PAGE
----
Roye and colleagues used the ScoliScore AIS Prognostic Test (Transgenomic; Omaha, Neb.) to study the genetic risk of 40° or more of curve progression in children with adolescent idiopathic scoliosis (AIS).


The saliva-based DNA test involves analyzing a panel of 53 markers, Roye said. 


This was the first study to look at the ability of ScoliScore to stratify the risk of curve progression in patients with AIS, he noted.


Practical predictive test


“It has been found this test may have potential to decrease visits, X-rays and bracing of children with very low scores and low risk. On the other side of that, we might be able to identify candidates for early intervention in those with high scores,” Roye said. 


The investigators retrospectively studied 85 patients at two centers — Children’s Hospital in New York and DuPont Hospital for Children in Delaware — who had the ScoliScore test administered. Patients included in the study needed to be Caucasian, have AIS, be between 9 years and 13 years old and have an initial Cobb angle of 10° to 25°. They were then divided into a progression group who had subsequent Cobb angles greater than 40° or fusion and a non-progression group who reached skeletal maturity without any curve progression. 


The average ScoliScore was 111 ± 58 (2-193), where low scores were 0 to 50, intermediate scores were 50 to 179 and high scores were 180-200, according to the results. Twenty-three patients (27%) had a curve progression of greater than 40° degrees or fusion. The ScoliScore risk distribution in the study population was low (18.8%), intermediate (65.9%) and high (15.3%). 


Scores do not show a difference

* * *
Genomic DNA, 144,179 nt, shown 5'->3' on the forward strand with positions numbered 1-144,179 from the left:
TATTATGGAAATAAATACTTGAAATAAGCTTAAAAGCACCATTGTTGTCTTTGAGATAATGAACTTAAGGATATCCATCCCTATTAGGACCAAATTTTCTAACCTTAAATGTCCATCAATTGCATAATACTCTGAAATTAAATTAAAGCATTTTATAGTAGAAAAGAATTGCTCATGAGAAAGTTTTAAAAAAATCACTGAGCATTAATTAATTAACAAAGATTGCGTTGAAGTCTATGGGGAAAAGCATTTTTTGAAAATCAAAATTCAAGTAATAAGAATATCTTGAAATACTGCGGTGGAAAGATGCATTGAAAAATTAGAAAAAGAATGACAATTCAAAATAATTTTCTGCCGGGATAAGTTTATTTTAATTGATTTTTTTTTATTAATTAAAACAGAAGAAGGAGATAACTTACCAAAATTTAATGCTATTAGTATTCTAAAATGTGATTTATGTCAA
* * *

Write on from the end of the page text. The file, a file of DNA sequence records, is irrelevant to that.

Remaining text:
Patients with curve progression scored 108 ± 51 and those without curve progress scored 107 ± 63.


The investigators found the scores and curve progression rates were not impacted by brace wear. 


“One hundred seven was the average ScoliScore for patients that progressed to 40 degrees or more and 102 for those that did not. This was highly insignificant,” Roye said. “Additionally we then went on and stratified these patients according to ScoliScore criteria.”


When patients were classified as low, intermediate or high risk based on the ScoliScore, the scores were different for patients who had curve progression and who did not have curve progress, however this difference was not statistically significant, Roye said. 


The trend line in this study was inconsistent with initial results with the score that were published, which investagators noted in the study abstract may be due to a different test population in the two studies, inaccuracies in classifying the patients by race or the inability to fully followup some patients. 


“In conclusion, we found that the risk of progression based on ScoliScore differed very significantly between our study population and the initial validation group that ScoliScore published,” Roye said. – by Robert Linnehan 


Reference:

Roye BD. Paper #151. Presented at: American Academy of Orthopaedic Surgeons Annual Meeting; March 11-15, 2014; New Orleans.

For more information:

Benjamin D. Roye, MD, can be reached at MSCHONY, 3959 Broadway, Suite 800 North, New York, NY 10032; email: bdr5@columbia.edu.

Disclosure: Roye is a paid consultant to Stryker and receives research/institutional support from Scoliosis Research Society, Pediatric Orthopaedic Society of North America, OMeGA, Orthopaedic Research and Education Foundation and CWSDSG


    Perspective

    The eventual utility of a DNA prognostic test for adolescent idiopathic scoliosis explains why ScoliScore has been adopted so quickly in clinical practice despite lack of independent validation of its accuracy. Roye and colleagues report their experience with 85 patients, and found no difference in ScolioScores between patients with and without curve progression. Scoliosis is a complex genetic trait, meaning there are multiple genetic and environmental factors contributing to its risk. Unfortunately, ScoliScore only takes into account common genetic variants with no consideration of how rare variants may also influence risk. In fact, only with the advent of next-generation sequencing of entire genomes has it been possible to evaluate these rare variants. So, stay tuned, as accurate tests of scoliosis progression will be achieved, but only when all risk factors are considered.

    • Matthew B. Dobbs, MD
    • Washington University School of Medicine St. Louis, Mo.

    Disclosures: Dobbs has no relevant financial disclosures.